We Came to the End, Joshua Ferris’s excellent debut, follows in the tradition of office novels by devoting the vast majority of its pages to
people who are fed up with their every-day white-collar work. It is set at the
turn of the current century, when the implosion of the dot-com economy is
claiming collateral victims down the fluorescent-paneled halls of a Chicago
advertising firm. Clients are fleeing, projects are drying up and management is
people as they see fit. The layoffs come without
warning and — in keeping with good, brutal legal practice —
with no rationale as to why any person was let go.
In the midst of this crisis, the
agency receives a pro bono assignment from a mysterious client, a breast-cancer
awareness group with no detectable presence on the Internet or elsewhere. The
request is enormously
difficult: an ad that will make breast-cancer sufferers laugh about their
disease. (The assignment becomes more fraught, and suspicious, when a rumor
begins to circulate that Lynn Mason, the employees’ reserved, arch supervisor,
has breast cancer herself.) The staff members complain about the campaign and mock it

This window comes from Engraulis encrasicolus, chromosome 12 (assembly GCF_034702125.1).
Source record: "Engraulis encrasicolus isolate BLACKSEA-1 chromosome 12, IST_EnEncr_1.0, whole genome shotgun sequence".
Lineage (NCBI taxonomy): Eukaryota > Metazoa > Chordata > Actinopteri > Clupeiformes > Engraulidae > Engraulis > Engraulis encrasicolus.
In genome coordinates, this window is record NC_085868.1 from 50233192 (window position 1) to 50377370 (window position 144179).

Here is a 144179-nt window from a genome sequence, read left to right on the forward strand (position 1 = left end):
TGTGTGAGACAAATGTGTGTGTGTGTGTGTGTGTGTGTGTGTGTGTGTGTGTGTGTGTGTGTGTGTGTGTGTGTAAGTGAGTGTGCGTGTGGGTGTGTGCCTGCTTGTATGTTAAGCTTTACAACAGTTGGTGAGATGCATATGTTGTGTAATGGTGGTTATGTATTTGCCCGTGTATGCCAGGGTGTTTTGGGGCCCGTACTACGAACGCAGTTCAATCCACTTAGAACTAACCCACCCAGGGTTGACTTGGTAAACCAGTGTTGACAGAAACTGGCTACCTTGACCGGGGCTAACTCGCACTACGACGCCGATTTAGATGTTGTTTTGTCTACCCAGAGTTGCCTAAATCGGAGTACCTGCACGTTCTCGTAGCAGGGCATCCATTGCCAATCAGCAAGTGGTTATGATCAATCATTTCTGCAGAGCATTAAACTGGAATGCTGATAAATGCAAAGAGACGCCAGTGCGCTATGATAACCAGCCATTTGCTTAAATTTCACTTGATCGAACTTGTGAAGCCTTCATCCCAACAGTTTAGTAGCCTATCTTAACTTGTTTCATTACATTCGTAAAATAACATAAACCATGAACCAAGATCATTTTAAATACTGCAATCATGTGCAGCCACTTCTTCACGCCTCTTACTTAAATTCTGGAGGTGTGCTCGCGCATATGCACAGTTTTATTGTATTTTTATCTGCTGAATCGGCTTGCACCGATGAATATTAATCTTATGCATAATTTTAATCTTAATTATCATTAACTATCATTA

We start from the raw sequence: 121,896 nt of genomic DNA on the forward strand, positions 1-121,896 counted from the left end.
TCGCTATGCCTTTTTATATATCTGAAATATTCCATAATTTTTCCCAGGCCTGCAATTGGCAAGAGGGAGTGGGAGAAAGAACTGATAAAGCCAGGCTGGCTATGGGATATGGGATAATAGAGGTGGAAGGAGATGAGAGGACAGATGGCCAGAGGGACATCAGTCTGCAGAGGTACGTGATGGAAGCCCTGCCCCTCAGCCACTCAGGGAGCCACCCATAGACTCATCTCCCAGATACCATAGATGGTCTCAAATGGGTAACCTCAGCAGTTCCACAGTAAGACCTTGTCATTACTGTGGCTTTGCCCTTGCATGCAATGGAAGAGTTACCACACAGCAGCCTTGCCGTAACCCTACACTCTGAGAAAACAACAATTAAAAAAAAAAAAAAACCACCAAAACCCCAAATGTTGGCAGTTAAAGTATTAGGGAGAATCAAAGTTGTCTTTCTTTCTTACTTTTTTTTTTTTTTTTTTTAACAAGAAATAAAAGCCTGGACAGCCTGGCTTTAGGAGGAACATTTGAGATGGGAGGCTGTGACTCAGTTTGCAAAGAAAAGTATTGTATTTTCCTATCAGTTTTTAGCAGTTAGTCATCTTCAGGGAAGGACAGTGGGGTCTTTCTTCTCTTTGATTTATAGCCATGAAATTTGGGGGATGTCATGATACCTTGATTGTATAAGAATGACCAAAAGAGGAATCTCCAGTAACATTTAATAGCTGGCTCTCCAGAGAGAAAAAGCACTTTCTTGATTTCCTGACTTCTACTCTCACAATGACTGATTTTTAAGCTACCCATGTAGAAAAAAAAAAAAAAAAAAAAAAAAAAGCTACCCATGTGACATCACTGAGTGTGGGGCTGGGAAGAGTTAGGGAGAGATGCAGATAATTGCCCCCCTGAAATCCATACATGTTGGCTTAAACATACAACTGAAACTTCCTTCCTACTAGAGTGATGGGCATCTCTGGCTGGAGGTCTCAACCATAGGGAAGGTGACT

— and above all, work on it desperately, in hope of being the one to knock it
out of the park. “We all had the same prayer: please let it be me.”
However, about halfway through the
book, Ferris adds a thoughtful, less cynical twist when he takes us out of the
office and home with Lynn, who is also struggling. Her problems are much more
serious; typically, though, as soon as we’re back inside and chained to our
desks, they fade in the shock of Marcia Dwyer’s new haircut and the totally
weird way Janine Gorjanc’s been acting lately. But Lynn, with her quiet
confidence, embodies and articulates the fear of the axe in a way her
terror-stricken employees can only fumble at.
It’s hard to work out, in the end, whether
Ferris’s novel is funny or sad. It’s certainly absurd, and very entertaining.
And it hums with the suppressed emotions of colleagues forced
to interact professionally in an unnatural, stressful environment – anger,
lust, envy, boredom, contempt, sometimes even love.